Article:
21st Century Excavations
The excavations carried out from 2010-2012, led by Dr. Alice Wright, are the most recent at the site. This series of excavations utilized geophysical technology to learn more about the unexcavated surface below and potential village around Mound No. 2. The project also posed a new set of questions, based on the previous findings at Garden Creek. This section of the exhibit explores the Garden Creek Archaeological Project (hereafter GCAP. GCAP involved residents of the local community along with individuals from other fields of work.
What are Geophysical Technologies?
Geophysics is the study and observation of earth physics. It employs a suite of technology that is used across many fields in order to observe various subsurface components and to monitor or detect different anomalies on whatever surface is being monitored. Archaeologists commonly use geophysical applications, such as ground penetrating radar and magnetometry, to test suspected site locations for anomalies below the surface. GCAP utilized archaeological geophysics to learn as much as possible about the remains of the site with as little as possible disturbance to those remains. At Garden Creek and elsewhere, the use of geophysical techniques promotes ethical field archaeology that can avoid impacting certain features (e.g., burials) and minimize damage to the archaeological record.
The two maps on the left were produced with GPR during the Garden Creek Archaeology Project. GPR and magnetometry both acheive the goal of observing subsurface conditions through different means:
Ground penetrating radar uses radar pulses to detect what is below the surface. In most cases, the user pushes or pulls the device at a steady rate over the area that they desire to map. The radar pulses will be blocked by solid objects that cause a lack of pore space below the surface, such as concrete, stones, bricks, etc. Archaeologists use this method frequently to locate buried features, such as houses or walled structures.
Magnetometry is a method that detects shifts in the earth's magnetic field in given areas. Certain activities, such as long-term use of a space for burning or buried objects can be detected by magnetometers. These devices are generally held by the user as they walk across a given surface or area.
Geophysical Methods use at GCAP
The combination of magnetometry and GPR allowed GCAP archaeologists to get a sense of structures and features below the ground at Garden Creek. These findings guided targeted excavations of specific anomalies (also known as ground truthing), such as Enclosure No. 1, which revealed some of the clearest evidence for long-distance interaction at the site.
Interaction at Garden Creek
Once the initial surveying was completed, the GCAP crew broke ground, excavating for two seasons. The excavation successfully unearthed the habitation zone was thought to have been irrevocably impacted by residential development in the area. In addition to documenting the Middle Woodland Period village, GCAP generated evidence supporting claims that the Middle Woodland inhabitants of interacted and shared information across vast portions of eastern North America. Archaeologists have debated the extent and intensity of such interactions for years, and sites like Garden Creek shed light on what exactly such interactions may have entailed. artifacts found at Garden Creek provide evidence that heavily supports this concept:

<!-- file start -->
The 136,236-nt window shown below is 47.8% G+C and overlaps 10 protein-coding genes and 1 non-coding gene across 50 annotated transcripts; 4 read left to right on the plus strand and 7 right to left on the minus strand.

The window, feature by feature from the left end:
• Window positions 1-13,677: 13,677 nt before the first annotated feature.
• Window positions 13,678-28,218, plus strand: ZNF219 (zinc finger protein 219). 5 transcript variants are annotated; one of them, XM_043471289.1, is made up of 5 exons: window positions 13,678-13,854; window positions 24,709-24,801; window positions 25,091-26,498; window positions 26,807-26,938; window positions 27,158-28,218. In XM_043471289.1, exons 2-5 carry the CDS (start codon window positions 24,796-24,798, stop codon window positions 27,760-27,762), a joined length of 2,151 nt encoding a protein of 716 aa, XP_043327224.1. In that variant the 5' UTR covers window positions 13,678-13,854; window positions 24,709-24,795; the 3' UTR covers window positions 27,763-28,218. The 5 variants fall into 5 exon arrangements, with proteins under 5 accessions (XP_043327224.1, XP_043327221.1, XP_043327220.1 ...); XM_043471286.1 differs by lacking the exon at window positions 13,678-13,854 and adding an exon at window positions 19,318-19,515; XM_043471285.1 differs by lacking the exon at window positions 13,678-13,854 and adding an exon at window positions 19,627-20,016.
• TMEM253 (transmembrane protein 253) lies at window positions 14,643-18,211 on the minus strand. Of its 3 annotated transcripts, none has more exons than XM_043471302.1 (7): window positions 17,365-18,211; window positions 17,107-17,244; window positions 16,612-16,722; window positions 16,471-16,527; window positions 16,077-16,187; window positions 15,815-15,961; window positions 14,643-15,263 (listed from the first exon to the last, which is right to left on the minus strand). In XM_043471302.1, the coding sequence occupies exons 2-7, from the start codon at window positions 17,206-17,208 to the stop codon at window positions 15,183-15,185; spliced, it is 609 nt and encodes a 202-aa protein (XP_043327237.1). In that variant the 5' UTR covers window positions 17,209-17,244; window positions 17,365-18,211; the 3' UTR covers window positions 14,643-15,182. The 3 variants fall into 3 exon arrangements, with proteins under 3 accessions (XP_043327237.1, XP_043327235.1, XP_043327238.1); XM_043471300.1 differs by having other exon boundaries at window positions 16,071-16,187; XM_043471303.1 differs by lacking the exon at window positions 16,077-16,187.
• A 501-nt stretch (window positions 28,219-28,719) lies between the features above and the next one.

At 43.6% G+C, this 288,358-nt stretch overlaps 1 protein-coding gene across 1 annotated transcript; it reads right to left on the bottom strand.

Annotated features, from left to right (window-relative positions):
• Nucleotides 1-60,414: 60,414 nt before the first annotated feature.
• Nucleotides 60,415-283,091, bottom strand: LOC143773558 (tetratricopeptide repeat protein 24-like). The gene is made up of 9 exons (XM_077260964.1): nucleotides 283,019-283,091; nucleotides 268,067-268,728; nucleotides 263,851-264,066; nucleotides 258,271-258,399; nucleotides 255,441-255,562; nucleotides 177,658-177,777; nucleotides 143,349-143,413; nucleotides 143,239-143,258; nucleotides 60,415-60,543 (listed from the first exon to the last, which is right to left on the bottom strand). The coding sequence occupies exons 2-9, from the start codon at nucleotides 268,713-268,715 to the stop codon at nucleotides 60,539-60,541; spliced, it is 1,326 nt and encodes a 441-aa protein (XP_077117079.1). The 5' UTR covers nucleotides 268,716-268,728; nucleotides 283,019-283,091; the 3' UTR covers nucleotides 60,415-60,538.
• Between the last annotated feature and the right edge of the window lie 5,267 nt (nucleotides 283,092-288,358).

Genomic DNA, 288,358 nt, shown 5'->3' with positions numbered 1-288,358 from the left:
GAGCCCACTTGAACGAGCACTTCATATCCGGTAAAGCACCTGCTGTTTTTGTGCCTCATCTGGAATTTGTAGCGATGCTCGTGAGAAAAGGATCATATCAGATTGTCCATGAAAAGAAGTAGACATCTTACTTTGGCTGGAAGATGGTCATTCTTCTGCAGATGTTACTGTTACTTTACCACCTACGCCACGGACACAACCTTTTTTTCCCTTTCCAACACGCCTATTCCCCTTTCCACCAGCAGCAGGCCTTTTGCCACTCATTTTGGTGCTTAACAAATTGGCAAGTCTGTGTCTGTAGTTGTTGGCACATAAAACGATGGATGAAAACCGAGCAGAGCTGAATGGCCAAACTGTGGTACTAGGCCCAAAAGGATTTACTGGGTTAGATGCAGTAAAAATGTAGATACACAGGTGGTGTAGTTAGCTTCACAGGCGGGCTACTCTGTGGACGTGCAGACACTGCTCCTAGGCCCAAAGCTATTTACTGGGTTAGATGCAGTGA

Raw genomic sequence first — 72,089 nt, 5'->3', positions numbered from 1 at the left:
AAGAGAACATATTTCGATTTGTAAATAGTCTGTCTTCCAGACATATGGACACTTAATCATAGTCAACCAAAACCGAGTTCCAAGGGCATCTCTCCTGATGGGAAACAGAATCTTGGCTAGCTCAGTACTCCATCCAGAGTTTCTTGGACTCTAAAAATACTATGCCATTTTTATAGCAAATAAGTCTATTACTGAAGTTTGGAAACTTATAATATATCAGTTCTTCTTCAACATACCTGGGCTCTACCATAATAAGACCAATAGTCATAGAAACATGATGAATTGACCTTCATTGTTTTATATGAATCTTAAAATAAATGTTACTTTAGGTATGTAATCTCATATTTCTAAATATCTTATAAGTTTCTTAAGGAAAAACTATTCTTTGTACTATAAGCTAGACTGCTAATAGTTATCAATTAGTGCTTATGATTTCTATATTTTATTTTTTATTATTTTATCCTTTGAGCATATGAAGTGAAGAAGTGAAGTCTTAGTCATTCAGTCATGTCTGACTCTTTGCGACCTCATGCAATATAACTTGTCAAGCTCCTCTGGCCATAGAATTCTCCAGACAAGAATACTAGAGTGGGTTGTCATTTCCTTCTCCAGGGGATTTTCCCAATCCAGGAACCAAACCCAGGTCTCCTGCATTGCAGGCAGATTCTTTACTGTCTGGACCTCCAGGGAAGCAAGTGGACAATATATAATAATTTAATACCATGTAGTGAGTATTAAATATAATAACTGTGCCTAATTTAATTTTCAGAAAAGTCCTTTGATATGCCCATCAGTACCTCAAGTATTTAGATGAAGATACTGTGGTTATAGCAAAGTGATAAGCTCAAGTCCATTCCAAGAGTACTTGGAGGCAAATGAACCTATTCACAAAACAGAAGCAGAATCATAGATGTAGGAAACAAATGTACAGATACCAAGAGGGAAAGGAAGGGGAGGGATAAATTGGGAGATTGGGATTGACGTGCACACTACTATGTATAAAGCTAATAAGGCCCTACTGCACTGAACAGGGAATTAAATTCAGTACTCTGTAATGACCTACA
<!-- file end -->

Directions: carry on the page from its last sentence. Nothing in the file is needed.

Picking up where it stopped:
Evidence of participation in different interaction spheres, such as the Hopewellian Interaction Sphere, can be seen in the earthen architecture and artifacts from Garden Creek’s Middle Woodland monuments (e.g., Mound No. 2, Enclosure No. 1). The evidence of such interactions includes exotic lithic materials, ceramic styles, and artifact types that are common at Ohio Hopewell sites, and distinctive forms of monumental earthen enclosures that characterize Middle Woodland ceremonial sites in the Ohio Valley.
Although we live in a global world where communicating with others from long distances is easy, there are many misconceptions regarding long distance connections of peoples across North America other prior to 1492. GCAP examined a few possible means for how interactions between groups generated the Middle Woodland archaeological record at Garden Creek, including:
The multi-community assembly theory suggests that an assemblage of artifacts that are sourced from different places results of groups of people from different communities coming together to build a monument or settlement. Sites, such as the famous Poverty Point archaeological site in Louisiana, provide clear lines of evidence that this has occurred in North America. The collective labor efforts to build monuments and structures, potentially for ritual use among multiple different communities or family groups, result in large assemblages that have varying associations. This theory was suggested as one of the causes for the variation across the Garden Creek assemblages excavated from Mound No. 2.
Deliberate Extra-Local Acquisition
The concept of deliberate extra-local acquisition describes interaction involving individuals from communities who sought religious authority by acquiring new, exotic materials and ideas to be used in new rituals. This idea is famously applicable to Hopewell, Ohio, where community members made one major trip to Obsidian Cliff, Wyoming and returned with hundreds of pounds of obsidian to subsequentially use for crafting tools, many of which were found within monumental contexts. This type of interaction may also explain the distribution of copper from Lake Superior and mica from the Southern Appalachians at Hopewell sites. At Garden Creek, local religious practitioners may have deliberately sought materials or, more plausibly, ritual knowledge at Ohio Hopewell sites, which they then brought home to implement locally novel ceremonial activities, such as the construction of earthen enclosures.